A manuscript written partly on paper and partly on parchment suffered heavily from water damage. The effect is remarkable: it caused severe shrinkage of the parchment leaves only.
The technique of papermaking arrived in Europe fairly late. The art had developed in China and was brought to the Middle East via the Silk Roads. There, the technique had to be adapted since the original source materials to make paper pulp - the bark fibres from the mulberry tree – were not available; instead, flax, hemp and rags were used. This method was brought to Spain by the Moors, around 1150 CE. In Europe, scribes used parchment and they didn’t completely trust the new material, though the Arabs had embraced paper as a valuable commodity, which was easier to make and cheaper than parchment, and paper had already proven its quality over several centuries. But was it as durable and reliable as parchment? Was it possible to produce a strong and functional book with this new material?
One of the ways to deal with this uncertainty was as simple as effective. Scribes combined paper and parchment in such a way that the parchment bifolios were placed in the inner and outer position of each gathering. When the bookbinder then started his work, the needle pierced the gatherings always through parchment first and the thread did not cause too much tension in the paper folds. Others used a parchment leaf as the outer bifolio only, and the bookbinder added a small V-shaped parchment guard to the inner fold-line prior to sewing. Either way, the gatherings from the textblock were protected during the bookbinding process. This practice ceased by the end of the Medieval Period, when paper apparently had proven its worth. (For archival records, however, parchment continued to be used as the more trustworthy material)
BPL 188, Collection Leiden University Libraries, f. 176v-177r. The opening shows a parchment folio on the left and a paper folio on the right.
The manuscript at hand is a historiography, starting with Paul the Deacon’s extended version of Flavius Eutropius' Breviarium historiae Romanae, dated 1464 and copied in Venice and/or Arqua. It is a typical product from the period when paper was eyed suspiciously but used nonetheless. The compilation of the textblock is not entirely consistent: of the eighteen gatherings, the last twelve are composed of three paper bifolia nested between inner and outer leaves of parchment. The first six gatherings consist of an outer bifolium of parchment and four bifolia of paper. To protect the paper fold-lines of these gatherings, a small parchment guard was applied. The reason for this inconsistency will probably remain unknown. The text is clearly copied in one hand, with a brown iron gall ink using some rubrication. Each page counts 25 lines. The manuscript is bound in half parchment with rigid boards covered with marbled paper; the binding is evidently of later date, even after the manuscript was acquired in 1666.
At a certain point in its history, this manuscript suffered severe water damage. It seems the book was laying on its lower cover when the calamity occurred, since the last pages display the worst damage and the water penetrated the pages from all edges. Had the volume been standing on its tail edge, the water would have most affected the bottom margins. Fortunately, someone rescued the volume and made sure it dried before the moisture caused mould growth. What could not be prevented, however, is that the parchment reacted to the very humid circumstances. It shrunk. It shrunk to a very large extent.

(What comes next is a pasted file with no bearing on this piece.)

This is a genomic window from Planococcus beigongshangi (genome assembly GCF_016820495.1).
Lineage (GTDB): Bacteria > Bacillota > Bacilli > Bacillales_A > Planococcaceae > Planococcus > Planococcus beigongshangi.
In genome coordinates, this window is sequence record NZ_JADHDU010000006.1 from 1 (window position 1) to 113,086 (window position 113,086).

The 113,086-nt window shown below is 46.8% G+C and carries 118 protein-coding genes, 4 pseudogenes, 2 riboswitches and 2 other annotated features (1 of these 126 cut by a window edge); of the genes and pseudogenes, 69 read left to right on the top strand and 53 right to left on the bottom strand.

Parchment is made by stretching the hide in a wooden frame while it is dried, scraped and polished. The animal skin is thus stretched to a larger format than it originally was. Insect stings, leaving small holes in the dermis layer, demonstrate this as their size increases considerably. Because of this process, parchment remains vulnerable to climate changes. Moisture will be absorbed by the skin and causes the fibres to swell and contract. The only way to prevent shrinkage is by drying the parchment under pressure or by stretching it, still wet, under tension. The enormous shrinkage these manuscript pages display is a result of the wet condition and tells us the manuscript was dried with the pages fanned out, or at least without the pressure required to keep the pages in shape.
BPL 188, Collection Leiden University Libraries; above: f. 76v-77r with a detail of the insect hole in f. 76; below f. 111v-112r. The opening shows the contrast in shape and colour between the parchment and paper; the water stain is also visible.
The extent of the damage wouldn’t have been so obvious had not part of the leaves been made of paper. The paper pages have not shrunk. Comparing the format of the text panels on these paper pages with the parchment folia reveals the impact of the shrinkage. It also gives us an indication of the possible shrinkage of other parchment manuscripts that have suffered water damage, of which we don’t have other clues to estimate the original format.
The physical change happened hundreds of years ago. Would it be possible to restore the parchment pages to their former appearance? I am afraid not. Firstly, treatment would require dismantling of the manuscript. Given the fact that the structure is sound and functional, this is undesirable. Secondly, stretching parchment as a conservation measure does not equal its original manufacturing process, when it was stretched in the frame before being dried and cut to size. Additionally, the treatment would require remoistening, which is not without risks for the aged parchment fibres, and clasps would have to be fitted on the edges of the pages in order to achieve the tension needed for the stretching process, which may also harm the folia instead of improving them. After all, the manuscript is accessible and can be studied as it is.